La genesi di ‘Mary Poppins’, film amato da generazioni di ragazzi in tutto il mondo (ma non dal sottoscritto), fu lunga e travagliata: non tanto perchè fu il primo lungometraggio disneyano con attori in carne e ossa, quanto per i bastoni messi tra le ruote da P.L. Travers, la scrittrice britannica autrice dei libri dedicati alla supergovernante. Il corteggiamento per avere i diritti richiese molto tempo e i paletti messi dalla scrittrice per la trasposizione – no al musical, no all’animazione, no al rosso – furono infine forzati da Walt in persona vincendo la scommessa commerciale, ma assicurandosi il risentimento a vita della donna. Il film racconta questo lungo lavoro di convincimento (e un po’ di coercizione), concentrandosi principalmente sulla trasferta hollywoodiana di Travers, che si ritrova catapultata in un mondo che non capisce – o che si rifiuta di capire – con quasi solo l’eccezione del rapporto che nasce con l’occhialuto autista Ralph. In parallelo, c’è la narrazione della genesi autobiografica di ‘Mary Poppins’ attraverso i flashback che illustrano il tenero rapporto dell’autrice con il padre durante la di lui discesa verso la rovina e la morte nell’Outback australiano: la rivolta del signor Banks – il padre dei ragazzi affidati a Mary – è la rivincita regalata al proprio genitore per interposto personaggio. Questo doppio binario è il punto debole più evidente della pellicola: il dramma che si svolge nei ricordi mal si combina con il tono in prevalenza di commedia del filone principale anche perché la rappresentazione è di maniera, malgrado la fotografia da cartolina (John Schwartzman è il responsabile della parte visiva) e le sentite interpretazioni di Colin Farrell e della giovane Annie Rose Buckley. Lascia poi perplessi che la sceneggiatura (di Kelly Marcel e Sue Smith) tratti in modo così frettoloso la figura di zia Ellie (Rachel Griffiths), che sta alla base della figura di Mary Poppins, anche se non riesce a ‘mettere a posto le cose’: ben diversi sono il ritmo e la godibilità della narrazione al ‘presente’, dove la bravura degli attori e la possibilità di giocare con le situazioni più contrastate aiutano ad alzare il livello in modo considerevole. Il lavoro quotidiano della costruzione del film – le musiche, l’animazione, le caratteristiche dei personaggi (dal signor Banks alla discussione sul nome da dare a sua moglie) – si scontra con i dubbi di Travers, ma è costantemente supportato dall’incoraggiamento e dalla partecipazione di Walt in persona. Ovviamente il tutto è edulcorato, ma sarebbe anche stato difficile pretendere che un film disneyano parlasse male del padre fondatore, e c’è qualche forzatura che però migliora la resa drammatica (Disney non andò mai in Inghilterra per convincere la riottosa controparte, ma la telefonata reale avrebbe avuto molta meno efficacia sullo schermo), ma in questa parte il film sa coinvolgere fino a culminare nella scena madre della prima proiezione. Lo stesso Hancock che filma in modo abbastanza banale il segmento australiano sembra trovare qui un’altra sensibilità, come se fosse più in sintonia con questi momenti: di certo, come già detto, lo aiutano una scrittura più serrata e un cast di notevole sicurezza. Circondati da impeccabili professionisti fra i quali spicca l’umanità dolente che Paul Giamatti regala a Ralph, Thompson e Hanks interpretano con grande finezza i personaggi principali interagendo con classe ed evitando di prevaricare. L’attrice inglese riesce a restituire appieno la figura di una donna scorbutica e fragile (scorbutica perché fragile), mentre Hanks si cala a fondo nei panni di un Walt non si sa quanto vicino a quello reale – l’attore è riuscito però a imporre un accenno al fumo che il vero Disney negò sempre in pubblico – ma che, con quella voce calda e suadente, avrebbe convinto anche i sassi. Expand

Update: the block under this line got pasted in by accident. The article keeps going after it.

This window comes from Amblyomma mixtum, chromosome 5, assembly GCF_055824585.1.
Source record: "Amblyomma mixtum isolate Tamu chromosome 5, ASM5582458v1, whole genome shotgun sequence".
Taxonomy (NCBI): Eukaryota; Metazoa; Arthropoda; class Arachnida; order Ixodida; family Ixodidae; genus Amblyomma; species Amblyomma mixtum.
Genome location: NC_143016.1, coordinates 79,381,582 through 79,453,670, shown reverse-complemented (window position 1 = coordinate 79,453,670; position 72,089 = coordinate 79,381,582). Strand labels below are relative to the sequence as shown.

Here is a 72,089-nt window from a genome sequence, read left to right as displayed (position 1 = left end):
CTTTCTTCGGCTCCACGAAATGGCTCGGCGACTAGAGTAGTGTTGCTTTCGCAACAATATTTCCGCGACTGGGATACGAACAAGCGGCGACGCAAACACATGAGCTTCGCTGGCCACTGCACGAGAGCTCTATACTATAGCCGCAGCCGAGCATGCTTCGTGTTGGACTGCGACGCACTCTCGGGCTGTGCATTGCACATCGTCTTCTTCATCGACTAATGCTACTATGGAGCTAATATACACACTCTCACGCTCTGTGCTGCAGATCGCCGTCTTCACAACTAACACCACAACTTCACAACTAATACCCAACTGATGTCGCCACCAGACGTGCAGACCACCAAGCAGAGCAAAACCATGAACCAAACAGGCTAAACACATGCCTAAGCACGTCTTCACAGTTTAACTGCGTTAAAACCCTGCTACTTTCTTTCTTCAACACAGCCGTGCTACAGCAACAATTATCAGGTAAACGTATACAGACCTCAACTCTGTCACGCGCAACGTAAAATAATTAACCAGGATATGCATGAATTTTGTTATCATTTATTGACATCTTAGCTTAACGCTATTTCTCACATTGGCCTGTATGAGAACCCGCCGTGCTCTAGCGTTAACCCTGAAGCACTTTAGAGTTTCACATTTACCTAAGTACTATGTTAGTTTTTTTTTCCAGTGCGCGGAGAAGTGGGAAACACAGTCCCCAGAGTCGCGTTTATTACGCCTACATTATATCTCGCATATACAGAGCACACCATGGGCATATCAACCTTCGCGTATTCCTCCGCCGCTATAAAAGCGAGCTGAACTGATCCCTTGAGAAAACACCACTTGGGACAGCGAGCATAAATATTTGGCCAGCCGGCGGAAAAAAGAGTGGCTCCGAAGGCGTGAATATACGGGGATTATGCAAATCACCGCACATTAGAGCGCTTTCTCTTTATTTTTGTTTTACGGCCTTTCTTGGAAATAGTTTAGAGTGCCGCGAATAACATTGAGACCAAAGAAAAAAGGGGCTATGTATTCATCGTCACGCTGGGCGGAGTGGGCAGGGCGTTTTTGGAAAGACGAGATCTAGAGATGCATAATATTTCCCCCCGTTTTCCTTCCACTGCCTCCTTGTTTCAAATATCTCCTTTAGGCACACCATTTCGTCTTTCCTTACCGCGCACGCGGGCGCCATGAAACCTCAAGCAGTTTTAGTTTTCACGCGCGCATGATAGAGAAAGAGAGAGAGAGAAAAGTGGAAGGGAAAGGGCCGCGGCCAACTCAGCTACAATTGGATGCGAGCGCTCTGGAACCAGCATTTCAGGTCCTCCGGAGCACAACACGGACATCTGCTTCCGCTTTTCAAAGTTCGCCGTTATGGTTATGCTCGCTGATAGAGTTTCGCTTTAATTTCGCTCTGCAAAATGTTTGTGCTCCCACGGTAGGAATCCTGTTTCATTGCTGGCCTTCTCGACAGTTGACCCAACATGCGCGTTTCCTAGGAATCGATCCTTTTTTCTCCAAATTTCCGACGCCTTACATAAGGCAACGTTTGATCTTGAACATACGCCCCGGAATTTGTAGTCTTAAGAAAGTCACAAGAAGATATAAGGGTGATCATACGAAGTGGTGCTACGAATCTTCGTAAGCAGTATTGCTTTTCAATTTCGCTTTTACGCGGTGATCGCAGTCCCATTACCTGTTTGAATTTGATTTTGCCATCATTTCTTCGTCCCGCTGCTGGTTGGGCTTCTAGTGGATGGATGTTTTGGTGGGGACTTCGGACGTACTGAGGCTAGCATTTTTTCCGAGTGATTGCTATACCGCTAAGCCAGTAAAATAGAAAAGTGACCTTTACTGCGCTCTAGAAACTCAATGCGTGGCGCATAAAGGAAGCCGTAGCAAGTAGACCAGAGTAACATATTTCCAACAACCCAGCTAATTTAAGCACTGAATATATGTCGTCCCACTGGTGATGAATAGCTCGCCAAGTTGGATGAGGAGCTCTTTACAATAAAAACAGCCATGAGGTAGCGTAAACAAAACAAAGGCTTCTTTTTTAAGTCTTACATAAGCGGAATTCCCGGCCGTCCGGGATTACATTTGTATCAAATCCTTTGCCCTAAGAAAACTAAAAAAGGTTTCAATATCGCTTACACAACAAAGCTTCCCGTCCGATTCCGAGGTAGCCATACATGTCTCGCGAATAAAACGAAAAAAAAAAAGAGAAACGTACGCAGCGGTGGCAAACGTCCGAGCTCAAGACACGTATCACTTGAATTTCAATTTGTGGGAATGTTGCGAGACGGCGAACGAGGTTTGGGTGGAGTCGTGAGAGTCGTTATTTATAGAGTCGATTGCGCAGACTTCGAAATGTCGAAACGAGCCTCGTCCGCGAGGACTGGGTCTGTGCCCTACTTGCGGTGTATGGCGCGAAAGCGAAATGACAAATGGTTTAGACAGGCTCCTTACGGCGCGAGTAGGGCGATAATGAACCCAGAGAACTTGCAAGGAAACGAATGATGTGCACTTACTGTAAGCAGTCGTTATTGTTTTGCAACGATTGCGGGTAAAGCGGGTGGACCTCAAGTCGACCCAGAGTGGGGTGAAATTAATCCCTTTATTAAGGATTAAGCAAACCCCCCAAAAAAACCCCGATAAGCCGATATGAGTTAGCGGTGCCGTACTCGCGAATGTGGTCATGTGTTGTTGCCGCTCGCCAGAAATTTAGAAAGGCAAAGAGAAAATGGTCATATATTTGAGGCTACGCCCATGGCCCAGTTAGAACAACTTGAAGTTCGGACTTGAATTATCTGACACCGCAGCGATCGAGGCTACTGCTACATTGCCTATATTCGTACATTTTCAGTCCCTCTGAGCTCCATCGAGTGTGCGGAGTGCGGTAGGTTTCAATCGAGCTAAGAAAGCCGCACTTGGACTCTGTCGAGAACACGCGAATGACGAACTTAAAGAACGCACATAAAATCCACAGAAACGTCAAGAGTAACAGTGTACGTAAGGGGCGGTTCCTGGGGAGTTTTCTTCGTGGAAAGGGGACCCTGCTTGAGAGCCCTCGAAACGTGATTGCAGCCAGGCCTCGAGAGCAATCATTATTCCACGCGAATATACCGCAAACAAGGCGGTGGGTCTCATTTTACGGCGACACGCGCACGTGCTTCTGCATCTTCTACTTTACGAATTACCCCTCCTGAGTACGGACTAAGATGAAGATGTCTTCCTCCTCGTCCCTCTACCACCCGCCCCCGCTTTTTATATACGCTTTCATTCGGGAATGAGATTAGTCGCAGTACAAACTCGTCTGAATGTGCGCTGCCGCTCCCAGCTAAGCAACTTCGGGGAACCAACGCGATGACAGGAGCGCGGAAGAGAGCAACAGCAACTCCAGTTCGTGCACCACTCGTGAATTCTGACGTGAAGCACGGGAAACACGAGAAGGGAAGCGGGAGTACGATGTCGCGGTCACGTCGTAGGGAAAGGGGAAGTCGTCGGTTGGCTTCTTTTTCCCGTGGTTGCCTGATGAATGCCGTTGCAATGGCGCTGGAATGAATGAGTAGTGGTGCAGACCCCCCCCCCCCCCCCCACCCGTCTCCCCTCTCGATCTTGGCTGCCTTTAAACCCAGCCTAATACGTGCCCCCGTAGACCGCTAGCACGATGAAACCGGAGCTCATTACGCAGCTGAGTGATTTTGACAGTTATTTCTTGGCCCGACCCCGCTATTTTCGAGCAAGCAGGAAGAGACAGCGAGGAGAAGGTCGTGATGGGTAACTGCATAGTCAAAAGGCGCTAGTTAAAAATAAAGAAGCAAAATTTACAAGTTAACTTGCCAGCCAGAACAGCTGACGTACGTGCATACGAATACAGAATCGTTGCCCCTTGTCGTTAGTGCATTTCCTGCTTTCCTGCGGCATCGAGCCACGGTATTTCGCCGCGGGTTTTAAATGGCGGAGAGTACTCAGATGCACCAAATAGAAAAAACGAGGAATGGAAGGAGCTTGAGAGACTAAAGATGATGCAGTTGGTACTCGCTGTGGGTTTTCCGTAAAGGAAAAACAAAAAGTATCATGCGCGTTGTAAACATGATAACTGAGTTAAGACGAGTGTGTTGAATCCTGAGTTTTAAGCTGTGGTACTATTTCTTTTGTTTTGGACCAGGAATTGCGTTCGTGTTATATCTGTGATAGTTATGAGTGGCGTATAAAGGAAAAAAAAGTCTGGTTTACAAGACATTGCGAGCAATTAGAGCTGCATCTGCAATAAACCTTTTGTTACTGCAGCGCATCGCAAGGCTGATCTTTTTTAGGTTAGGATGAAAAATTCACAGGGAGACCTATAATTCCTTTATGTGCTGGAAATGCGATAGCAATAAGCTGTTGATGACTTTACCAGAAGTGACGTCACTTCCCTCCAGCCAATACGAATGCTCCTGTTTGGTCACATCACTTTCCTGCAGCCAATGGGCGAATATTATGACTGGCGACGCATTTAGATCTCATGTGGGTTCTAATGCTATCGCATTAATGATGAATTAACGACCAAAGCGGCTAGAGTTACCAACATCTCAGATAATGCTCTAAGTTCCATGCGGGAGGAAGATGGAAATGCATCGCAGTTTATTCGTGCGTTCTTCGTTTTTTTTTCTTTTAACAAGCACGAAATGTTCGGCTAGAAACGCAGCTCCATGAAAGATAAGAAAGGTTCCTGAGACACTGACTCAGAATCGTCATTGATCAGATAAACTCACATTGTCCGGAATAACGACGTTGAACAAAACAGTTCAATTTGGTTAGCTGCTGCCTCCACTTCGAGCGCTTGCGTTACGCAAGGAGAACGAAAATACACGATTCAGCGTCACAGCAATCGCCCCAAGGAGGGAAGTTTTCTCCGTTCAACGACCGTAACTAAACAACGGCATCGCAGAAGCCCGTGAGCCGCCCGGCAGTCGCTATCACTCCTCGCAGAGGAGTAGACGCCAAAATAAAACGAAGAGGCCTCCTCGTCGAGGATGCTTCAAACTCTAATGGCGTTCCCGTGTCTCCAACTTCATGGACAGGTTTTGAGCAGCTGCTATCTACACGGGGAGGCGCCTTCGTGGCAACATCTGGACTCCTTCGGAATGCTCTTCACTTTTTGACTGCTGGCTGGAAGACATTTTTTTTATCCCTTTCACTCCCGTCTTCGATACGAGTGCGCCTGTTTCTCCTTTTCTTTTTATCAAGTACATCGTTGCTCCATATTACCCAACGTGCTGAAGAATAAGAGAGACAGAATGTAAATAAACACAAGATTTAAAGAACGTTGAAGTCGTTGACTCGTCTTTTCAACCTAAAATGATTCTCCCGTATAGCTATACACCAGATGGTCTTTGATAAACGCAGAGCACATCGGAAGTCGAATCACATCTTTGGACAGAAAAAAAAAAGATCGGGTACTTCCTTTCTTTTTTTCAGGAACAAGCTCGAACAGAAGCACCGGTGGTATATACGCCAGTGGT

7. Jan 13, 2014
    1
    This was the most boring movie I've seen in years. I. Never thought I'd be like my father and fall asleep in movie theaters. But in this case yes I was literally falling asleep. The woman character was so irritating you find yourself wondering why Walt Disney didn't just kick her out of his office the first day, instead of tolerating her incessant whining for weeks. I recommend not seeing it and don't even bother renting it later. Expand

See all 56 User Reviews